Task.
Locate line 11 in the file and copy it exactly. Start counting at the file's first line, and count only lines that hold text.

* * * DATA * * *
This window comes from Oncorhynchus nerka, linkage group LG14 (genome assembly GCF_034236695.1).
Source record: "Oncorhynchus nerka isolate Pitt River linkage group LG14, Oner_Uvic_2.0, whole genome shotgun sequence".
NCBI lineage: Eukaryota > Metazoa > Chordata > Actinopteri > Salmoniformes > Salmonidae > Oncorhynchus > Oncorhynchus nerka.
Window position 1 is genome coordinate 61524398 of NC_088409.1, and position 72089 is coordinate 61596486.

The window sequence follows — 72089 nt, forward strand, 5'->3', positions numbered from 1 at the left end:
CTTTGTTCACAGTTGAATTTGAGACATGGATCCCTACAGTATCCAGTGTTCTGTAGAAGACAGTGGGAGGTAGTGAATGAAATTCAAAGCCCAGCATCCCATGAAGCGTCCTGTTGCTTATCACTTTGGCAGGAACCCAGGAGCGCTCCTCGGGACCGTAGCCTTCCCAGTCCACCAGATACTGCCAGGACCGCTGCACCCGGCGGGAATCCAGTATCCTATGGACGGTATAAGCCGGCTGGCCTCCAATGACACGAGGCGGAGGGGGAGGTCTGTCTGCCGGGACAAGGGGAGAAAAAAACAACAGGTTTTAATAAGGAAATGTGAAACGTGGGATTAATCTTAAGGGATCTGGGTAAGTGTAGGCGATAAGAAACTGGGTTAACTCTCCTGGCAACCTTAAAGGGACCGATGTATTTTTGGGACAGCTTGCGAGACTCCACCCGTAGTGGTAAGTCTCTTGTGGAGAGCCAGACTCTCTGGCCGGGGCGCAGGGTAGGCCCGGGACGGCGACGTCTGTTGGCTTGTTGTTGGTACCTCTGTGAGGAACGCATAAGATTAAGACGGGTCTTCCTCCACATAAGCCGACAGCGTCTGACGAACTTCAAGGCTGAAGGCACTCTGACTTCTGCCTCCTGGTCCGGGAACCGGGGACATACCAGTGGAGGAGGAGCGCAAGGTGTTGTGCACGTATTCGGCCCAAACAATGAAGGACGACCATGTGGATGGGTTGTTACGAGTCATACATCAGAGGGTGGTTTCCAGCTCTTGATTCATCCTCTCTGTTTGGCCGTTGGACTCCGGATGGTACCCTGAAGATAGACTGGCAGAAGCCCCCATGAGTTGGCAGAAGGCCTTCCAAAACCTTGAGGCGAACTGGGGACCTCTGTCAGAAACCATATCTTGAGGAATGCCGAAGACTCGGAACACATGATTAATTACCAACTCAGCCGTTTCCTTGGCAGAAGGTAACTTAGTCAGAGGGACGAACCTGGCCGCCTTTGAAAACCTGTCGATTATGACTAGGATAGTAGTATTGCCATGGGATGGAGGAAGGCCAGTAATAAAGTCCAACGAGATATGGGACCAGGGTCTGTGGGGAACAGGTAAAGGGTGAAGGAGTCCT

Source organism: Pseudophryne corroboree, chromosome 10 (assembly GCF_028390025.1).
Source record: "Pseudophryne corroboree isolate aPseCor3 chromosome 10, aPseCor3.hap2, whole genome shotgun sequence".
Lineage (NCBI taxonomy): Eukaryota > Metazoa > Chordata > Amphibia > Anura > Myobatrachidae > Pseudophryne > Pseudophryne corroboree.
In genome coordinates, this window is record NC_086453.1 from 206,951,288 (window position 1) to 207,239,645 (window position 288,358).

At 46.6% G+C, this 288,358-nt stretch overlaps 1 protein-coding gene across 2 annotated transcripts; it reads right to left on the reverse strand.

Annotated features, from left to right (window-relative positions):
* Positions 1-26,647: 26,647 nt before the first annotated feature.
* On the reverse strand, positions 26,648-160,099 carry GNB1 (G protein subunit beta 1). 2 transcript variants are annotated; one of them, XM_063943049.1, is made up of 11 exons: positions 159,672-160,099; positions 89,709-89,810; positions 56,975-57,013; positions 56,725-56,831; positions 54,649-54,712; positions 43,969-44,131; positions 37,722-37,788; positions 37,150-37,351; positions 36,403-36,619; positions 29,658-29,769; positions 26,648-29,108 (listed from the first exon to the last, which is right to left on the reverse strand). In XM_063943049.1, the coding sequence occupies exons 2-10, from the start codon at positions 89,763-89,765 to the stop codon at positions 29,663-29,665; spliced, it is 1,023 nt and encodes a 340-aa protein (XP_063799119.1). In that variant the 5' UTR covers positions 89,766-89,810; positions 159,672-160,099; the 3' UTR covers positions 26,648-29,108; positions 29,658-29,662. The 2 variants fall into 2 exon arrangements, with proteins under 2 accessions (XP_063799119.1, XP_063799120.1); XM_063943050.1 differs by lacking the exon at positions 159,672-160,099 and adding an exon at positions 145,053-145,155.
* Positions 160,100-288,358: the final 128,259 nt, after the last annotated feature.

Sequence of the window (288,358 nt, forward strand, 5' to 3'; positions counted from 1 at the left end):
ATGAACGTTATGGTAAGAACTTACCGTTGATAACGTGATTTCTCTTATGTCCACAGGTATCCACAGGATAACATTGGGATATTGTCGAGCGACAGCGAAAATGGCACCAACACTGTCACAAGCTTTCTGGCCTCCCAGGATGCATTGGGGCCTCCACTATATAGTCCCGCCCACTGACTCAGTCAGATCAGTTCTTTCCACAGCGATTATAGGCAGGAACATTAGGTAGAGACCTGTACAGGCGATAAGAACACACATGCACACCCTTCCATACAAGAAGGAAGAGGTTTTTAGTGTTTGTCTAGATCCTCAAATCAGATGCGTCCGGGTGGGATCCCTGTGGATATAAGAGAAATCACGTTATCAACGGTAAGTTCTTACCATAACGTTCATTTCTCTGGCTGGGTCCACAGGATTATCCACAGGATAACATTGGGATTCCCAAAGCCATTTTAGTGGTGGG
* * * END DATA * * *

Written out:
At 46.6% G+C, this 288,358-nt stretch overlaps 1 protein-coding gene across 2 annotated transcripts; it reads right to left on the reverse strand.